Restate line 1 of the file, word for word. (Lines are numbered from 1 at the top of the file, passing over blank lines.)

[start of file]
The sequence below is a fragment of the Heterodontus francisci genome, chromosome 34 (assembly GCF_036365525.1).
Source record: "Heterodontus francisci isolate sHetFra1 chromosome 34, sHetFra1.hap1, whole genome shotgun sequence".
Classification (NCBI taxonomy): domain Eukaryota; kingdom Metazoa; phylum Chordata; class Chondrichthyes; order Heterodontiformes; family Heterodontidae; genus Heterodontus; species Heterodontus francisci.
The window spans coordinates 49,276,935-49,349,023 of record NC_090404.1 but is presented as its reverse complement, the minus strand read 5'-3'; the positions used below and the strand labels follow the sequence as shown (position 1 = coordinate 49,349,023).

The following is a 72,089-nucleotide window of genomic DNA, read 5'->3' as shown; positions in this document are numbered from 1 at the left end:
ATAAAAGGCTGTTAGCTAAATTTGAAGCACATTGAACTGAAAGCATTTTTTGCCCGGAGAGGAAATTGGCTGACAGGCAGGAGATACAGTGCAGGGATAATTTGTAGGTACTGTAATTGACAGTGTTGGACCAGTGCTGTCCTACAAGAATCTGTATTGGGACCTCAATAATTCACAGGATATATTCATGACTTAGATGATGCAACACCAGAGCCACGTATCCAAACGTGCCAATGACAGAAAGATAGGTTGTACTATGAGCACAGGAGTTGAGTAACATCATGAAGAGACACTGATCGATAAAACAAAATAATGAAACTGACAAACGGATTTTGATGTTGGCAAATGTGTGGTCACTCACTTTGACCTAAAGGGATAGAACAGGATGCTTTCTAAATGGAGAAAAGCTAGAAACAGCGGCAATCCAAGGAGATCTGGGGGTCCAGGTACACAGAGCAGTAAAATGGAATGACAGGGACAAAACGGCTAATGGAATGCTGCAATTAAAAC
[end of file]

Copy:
The sequence below is a fragment of the Heterodontus francisci genome, chromosome 34 (assembly GCF_036365525.1).